Pelosi: 'We're not there yet' on impeachment

House Speaker Nancy Pelosi, D-Calif., said Tuesday that President Trump's conduct as described in the Mueller report was "unethical, unscrupulous and beneath the dignity of the office he holds,"  but added that she was "not there yet" in supporting the initiation of impeachment proceedings.

In an interview at the Time 100 summit in New York City, Pelosi called impeachment "one of the most divisive paths that we could go down in our country" before adding that "if the path of fact-finding takes us there, we have no choice. But we're not there yet."

Pelosi made her remarks one day after telling members of her caucus on a conference call that there were no immediate plans to move forward with impeachment, saying: "We don’t have to go to articles of impeachment to obtain the facts, the presentation of facts." On Tuesday, Pelosi said that 177 House Democrats "were on the call for 87 minutes, 70 minutes at least of that was listening to the comments of 20 members who called in ..."

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"There are many ways to hold the president of the United States accountable," Pelosi added. " ...This is about being totally free from passion, from prejudice, from politics It's about the presentation of the facts, and when we have the facts, we'll have a better idea about how we go forward."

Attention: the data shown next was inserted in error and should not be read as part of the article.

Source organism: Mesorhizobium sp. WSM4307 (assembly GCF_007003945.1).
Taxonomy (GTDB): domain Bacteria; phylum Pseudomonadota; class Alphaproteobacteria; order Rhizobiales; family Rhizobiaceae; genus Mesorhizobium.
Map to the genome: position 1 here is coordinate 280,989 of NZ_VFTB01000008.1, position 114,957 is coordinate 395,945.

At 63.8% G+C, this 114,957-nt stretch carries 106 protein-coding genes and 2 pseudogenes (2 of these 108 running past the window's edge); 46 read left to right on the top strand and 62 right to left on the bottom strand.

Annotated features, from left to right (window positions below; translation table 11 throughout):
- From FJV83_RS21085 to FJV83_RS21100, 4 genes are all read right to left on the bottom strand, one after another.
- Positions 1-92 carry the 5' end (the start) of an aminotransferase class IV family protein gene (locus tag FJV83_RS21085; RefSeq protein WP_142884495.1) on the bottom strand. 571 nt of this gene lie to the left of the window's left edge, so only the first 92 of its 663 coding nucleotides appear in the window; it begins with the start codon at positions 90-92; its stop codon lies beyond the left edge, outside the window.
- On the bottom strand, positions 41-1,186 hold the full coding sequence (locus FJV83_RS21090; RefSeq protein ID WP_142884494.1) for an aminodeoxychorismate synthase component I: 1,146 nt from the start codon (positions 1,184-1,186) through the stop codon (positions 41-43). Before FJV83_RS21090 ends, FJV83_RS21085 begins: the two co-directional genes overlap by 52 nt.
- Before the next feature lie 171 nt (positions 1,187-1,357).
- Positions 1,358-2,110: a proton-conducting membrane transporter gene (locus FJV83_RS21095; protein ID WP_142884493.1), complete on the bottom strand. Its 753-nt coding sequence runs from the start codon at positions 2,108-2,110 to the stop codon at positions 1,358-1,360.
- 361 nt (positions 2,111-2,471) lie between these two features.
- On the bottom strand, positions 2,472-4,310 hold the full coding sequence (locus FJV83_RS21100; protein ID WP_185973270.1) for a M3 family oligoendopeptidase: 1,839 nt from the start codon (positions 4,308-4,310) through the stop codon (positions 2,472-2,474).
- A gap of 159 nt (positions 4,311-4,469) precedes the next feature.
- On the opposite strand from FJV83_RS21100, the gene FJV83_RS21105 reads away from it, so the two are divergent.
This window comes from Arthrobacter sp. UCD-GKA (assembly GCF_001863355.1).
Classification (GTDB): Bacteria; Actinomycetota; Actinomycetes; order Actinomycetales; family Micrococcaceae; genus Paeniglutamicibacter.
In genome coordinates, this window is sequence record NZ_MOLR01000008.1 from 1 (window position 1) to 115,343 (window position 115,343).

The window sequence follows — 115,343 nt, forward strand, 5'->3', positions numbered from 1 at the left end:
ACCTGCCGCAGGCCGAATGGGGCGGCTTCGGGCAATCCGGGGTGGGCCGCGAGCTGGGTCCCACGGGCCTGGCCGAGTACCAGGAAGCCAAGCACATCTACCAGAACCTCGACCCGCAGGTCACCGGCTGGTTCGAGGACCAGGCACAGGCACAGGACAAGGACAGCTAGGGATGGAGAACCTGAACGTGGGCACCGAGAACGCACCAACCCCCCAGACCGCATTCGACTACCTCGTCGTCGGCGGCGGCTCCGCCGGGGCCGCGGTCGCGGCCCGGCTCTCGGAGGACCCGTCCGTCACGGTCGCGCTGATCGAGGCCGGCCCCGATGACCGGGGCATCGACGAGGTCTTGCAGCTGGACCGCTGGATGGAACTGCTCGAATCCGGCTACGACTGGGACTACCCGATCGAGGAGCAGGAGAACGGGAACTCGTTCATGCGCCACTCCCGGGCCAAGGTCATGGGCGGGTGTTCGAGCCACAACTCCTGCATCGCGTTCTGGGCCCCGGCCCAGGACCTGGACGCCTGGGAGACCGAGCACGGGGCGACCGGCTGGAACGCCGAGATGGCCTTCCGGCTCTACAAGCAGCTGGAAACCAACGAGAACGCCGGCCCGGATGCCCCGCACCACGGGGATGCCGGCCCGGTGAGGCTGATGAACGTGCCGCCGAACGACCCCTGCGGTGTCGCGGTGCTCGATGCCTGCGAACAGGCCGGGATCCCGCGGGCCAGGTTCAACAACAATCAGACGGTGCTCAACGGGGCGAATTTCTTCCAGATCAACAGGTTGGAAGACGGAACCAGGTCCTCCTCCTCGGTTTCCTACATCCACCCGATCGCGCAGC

At least three Democratic presidential candidates -- Sen. Elizabeth Warren of Massachusetts and Kamala Harris of California, as well as former Secretary of Housing and Urban Development Julian Castro -- have called on Congress to launch impeachment proceedings. Their demands have been backed by two prominent freshman Democrats, Reps. Ilhan Omar of Minnesota and Alexandria Ocasio-Cortez of New York.

On Tuesday, Pelosi played down reports of divisions among Democrats over the impeachment issue, saying: "There are some people who are more eager for impeachment, many more eager to just follow the investigation … I don’t think it’s a growing number [who support impeachment.]"

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Shortly before the House Democratic conference call began, House Judiciary Committee Chairman Jerrold Nadler, D-N.Y., subpoenaed former White House counsel Don McGahn to testify next month. Nadler also issued a subpoena last week for the full, unredacted version of the Mueller report. House Democrats have refused invitations by Attorney General William Barr to come to its headquarters and read a less-redacted version of the report.

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On Tuesday, Pelosi accused the White House of "stonewalling" after lawyers for Trump sued to block a subpoena issued by the House Oversight Committee seeking the president's financial records.

"This is a moment in our history," the speaker said. "As I say, it’s not about politics. It’s about patriotism. It’s an existential threat, this administration, to our democracy in terms of our Constitution, Article I, the legislative branch [as] spelled out in the Constitution, the power of oversight over other branches of government, [and] the right to know."

Fox News' Mike Emanuel contributed to this report.